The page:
Around 69,000 police were stationed in the run-up to the protests across the country, including 8,000 in the capital, Paris, according to the French Interior Ministry.
"We expect fewer people to show up, but we expect individuals to be more determined," Interior Minister Laurent Nunez said Friday night.
On Saturday morning, fewer demonstrators of the "gilets jaunes" were seen on the streets of Paris, compared to the same time as in the previous week. The protests are named after the yellow safety vests that French drivers must wear in their vehicles.
According to the Paris police, more than 40 people have been interviewed in connection with the "yellow vest" protests. Compared with 340 people at the same time last week.
It may be that Macron helped counteract the heat of protest when he pledged on Monday night to raise France's minimum wage and stop paying new pensions in response to protesters' demands.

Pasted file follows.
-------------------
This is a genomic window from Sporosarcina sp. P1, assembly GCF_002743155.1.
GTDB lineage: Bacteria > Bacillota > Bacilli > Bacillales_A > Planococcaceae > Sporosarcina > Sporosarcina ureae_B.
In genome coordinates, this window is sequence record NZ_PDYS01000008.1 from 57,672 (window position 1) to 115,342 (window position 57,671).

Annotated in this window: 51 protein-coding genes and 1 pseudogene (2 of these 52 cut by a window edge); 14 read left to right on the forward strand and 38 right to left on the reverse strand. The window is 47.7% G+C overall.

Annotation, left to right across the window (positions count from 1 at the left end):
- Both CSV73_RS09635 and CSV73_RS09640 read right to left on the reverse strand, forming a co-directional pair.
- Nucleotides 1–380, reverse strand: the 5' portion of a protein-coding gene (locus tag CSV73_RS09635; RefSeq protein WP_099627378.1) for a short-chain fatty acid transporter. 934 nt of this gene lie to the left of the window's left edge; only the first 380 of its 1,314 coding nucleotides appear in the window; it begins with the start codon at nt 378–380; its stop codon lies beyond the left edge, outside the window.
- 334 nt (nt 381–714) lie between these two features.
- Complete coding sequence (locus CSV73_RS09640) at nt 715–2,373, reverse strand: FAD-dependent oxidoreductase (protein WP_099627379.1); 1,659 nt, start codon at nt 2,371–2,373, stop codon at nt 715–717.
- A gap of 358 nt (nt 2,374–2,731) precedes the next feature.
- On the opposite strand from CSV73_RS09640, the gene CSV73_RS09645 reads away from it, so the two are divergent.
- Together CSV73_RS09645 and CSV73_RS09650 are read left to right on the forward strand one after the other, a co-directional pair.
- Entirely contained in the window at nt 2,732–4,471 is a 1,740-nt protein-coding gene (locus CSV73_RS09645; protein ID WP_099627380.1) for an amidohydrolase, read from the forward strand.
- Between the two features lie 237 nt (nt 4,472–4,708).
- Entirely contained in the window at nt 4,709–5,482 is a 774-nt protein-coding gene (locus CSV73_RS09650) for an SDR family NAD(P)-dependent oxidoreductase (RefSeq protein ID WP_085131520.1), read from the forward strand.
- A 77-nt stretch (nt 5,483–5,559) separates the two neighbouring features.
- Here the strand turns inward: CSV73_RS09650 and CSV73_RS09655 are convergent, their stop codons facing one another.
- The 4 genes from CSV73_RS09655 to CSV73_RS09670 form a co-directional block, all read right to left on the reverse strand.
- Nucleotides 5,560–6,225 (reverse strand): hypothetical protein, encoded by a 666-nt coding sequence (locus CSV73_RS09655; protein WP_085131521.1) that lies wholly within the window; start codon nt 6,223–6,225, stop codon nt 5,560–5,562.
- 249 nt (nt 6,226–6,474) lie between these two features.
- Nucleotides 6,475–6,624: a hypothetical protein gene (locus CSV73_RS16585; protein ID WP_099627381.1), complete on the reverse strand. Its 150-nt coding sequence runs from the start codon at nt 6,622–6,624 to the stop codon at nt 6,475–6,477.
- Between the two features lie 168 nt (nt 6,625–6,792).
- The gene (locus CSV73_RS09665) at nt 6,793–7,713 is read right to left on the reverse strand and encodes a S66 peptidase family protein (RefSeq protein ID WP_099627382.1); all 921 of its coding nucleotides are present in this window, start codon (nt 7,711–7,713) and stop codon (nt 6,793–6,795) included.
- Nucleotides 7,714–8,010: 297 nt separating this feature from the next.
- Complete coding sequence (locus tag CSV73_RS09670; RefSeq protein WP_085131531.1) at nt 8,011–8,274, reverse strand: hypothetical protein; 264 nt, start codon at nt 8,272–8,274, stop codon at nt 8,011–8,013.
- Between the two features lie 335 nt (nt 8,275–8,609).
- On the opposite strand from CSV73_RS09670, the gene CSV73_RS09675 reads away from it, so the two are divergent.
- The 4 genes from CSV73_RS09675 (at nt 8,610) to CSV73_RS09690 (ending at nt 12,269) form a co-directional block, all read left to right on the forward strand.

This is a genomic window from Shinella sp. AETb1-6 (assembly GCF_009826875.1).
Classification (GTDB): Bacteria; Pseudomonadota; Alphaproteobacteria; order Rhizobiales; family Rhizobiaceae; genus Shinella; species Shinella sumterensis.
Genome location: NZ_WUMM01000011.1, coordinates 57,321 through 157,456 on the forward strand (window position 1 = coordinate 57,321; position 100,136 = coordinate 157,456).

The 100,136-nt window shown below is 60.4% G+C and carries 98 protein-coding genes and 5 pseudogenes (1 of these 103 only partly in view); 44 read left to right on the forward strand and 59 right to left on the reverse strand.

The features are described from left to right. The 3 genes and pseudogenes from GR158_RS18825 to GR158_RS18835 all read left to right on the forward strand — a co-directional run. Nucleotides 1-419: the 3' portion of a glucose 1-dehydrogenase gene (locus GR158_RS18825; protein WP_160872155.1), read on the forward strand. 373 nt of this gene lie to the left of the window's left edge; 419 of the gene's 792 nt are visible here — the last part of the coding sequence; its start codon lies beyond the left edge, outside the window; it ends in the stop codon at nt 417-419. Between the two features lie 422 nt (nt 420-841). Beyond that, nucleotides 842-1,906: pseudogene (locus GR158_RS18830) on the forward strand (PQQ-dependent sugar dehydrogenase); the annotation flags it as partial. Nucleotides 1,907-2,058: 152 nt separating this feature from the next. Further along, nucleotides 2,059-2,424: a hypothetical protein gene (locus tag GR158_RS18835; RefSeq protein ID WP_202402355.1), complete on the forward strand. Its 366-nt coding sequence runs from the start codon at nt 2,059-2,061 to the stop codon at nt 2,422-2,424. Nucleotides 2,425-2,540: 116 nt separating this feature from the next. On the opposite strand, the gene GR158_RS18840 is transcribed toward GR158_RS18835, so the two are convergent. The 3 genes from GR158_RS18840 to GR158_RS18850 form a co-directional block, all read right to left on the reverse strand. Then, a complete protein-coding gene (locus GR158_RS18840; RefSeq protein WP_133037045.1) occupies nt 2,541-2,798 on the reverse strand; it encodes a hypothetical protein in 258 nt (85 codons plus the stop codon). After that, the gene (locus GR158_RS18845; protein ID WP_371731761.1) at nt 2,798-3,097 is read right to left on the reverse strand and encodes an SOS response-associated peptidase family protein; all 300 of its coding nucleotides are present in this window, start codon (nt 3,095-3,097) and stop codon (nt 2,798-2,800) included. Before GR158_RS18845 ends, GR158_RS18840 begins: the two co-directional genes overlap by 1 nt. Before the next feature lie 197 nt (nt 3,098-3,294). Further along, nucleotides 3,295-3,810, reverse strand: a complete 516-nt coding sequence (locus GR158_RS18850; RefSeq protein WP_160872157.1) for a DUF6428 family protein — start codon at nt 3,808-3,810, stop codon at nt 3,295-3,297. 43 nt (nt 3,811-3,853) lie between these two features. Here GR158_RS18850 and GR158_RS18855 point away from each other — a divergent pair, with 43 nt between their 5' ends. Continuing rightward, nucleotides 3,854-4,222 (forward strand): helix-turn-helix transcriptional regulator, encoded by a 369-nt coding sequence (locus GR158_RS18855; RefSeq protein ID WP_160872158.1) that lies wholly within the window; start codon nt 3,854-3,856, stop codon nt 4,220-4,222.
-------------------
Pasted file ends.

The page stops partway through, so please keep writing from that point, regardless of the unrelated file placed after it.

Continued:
Cold weather this weekend may also prevent some demonstrators from failing in Paris and elsewhere.
But, she said, the measures announced by Macron – and his television appearance on Monday, during which he was "more modest" and more cordial appeared in the past – maybe some people have influenced.
"We will see if the French still support the movement, but also if the" yellow west "are willing to stop demonstrating and structuring themselves," Poirier said in a reference to the movement's grassroots movement, the has no leadership and was organized largely through social media.
"You need to structure yourself to meet with the government and sit down to start the negotiations."
The reforms The government is expected to cost between $ 8.1 and $ 10.1 billion, said Olivier Dussopt, France's Undersecretary of the Ministry of Public Actions and Accounting, to French CNN subsidiary BFMTV.